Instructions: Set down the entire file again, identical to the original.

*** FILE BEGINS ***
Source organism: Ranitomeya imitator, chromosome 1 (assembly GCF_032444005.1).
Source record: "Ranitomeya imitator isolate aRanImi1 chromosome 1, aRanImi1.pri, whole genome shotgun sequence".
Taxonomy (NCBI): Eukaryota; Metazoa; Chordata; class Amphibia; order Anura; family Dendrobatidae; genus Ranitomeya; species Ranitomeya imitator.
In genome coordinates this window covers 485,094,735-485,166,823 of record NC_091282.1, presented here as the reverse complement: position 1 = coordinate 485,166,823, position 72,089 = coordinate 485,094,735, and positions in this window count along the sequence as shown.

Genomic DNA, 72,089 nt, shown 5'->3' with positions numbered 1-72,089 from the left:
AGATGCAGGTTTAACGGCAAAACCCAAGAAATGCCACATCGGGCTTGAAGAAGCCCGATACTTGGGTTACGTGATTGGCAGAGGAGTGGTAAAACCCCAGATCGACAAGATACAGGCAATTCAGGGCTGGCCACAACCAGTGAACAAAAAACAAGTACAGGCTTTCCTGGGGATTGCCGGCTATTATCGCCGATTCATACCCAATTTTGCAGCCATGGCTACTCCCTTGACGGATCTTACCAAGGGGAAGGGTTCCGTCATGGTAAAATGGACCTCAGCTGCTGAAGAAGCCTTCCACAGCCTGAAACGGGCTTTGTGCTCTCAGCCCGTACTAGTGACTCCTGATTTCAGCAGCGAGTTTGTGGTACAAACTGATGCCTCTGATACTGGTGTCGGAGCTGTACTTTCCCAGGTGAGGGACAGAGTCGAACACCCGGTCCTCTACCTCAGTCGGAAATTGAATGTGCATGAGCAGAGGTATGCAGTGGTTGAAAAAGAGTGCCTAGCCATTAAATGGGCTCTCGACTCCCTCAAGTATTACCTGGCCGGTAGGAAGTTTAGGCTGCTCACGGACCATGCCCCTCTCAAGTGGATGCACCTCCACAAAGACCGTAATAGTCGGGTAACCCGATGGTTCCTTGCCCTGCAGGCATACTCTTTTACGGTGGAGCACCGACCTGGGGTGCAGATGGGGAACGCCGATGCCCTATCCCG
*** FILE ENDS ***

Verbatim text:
Source organism: Ranitomeya imitator, chromosome 1 (assembly GCF_032444005.1).
Source record: "Ranitomeya imitator isolate aRanImi1 chromosome 1, aRanImi1.pri, whole genome shotgun sequence".
Taxonomy (NCBI): Eukaryota; Metazoa; Chordata; class Amphibia; order Anura; family Dendrobatidae; genus Ranitomeya; species Ranitomeya imitator.
In genome coordinates this window covers 485,094,735-485,166,823 of record NC_091282.1, presented here as the reverse complement: position 1 = coordinate 485,166,823, position 72,089 = coordinate 485,094,735, and positions in this window count along the sequence as shown.

Genomic DNA, 72,089 nt, shown 5'->3' with positions numbered 1-72,089 from the left:
AGATGCAGGTTTAACGGCAAAACCCAAGAAATGCCACATCGGGCTTGAAGAAGCCCGATACTTGGGTTACGTGATTGGCAGAGGAGTGGTAAAACCCCAGATCGACAAGATACAGGCAATTCAGGGCTGGCCACAACCAGTGAACAAAAAACAAGTACAGGCTTTCCTGGGGATTGCCGGCTATTATCGCCGATTCATACCCAATTTTGCAGCCATGGCTACTCCCTTGACGGATCTTACCAAGGGGAAGGGTTCCGTCATGGTAAAATGGACCTCAGCTGCTGAAGAAGCCTTCCACAGCCTGAAACGGGCTTTGTGCTCTCAGCCCGTACTAGTGACTCCTGATTTCAGCAGCGAGTTTGTGGTACAAACTGATGCCTCTGATACTGGTGTCGGAGCTGTACTTTCCCAGGTGAGGGACAGAGTCGAACACCCGGTCCTCTACCTCAGTCGGAAATTGAATGTGCATGAGCAGAGGTATGCAGTGGTTGAAAAAGAGTGCCTAGCCATTAAATGGGCTCTCGACTCCCTCAAGTATTACCTGGCCGGTAGGAAGTTTAGGCTGCTCACGGACCATGCCCCTCTCAAGTGGATGCACCTCCACAAAGACCGTAATAGTCGGGTAACCCGATGGTTCCTTGCCCTGCAGGCATACTCTTTTACGGTGGAGCACCGACCTGGGGTGCAGATGGGGAACGCCGATGCCCTATCCCG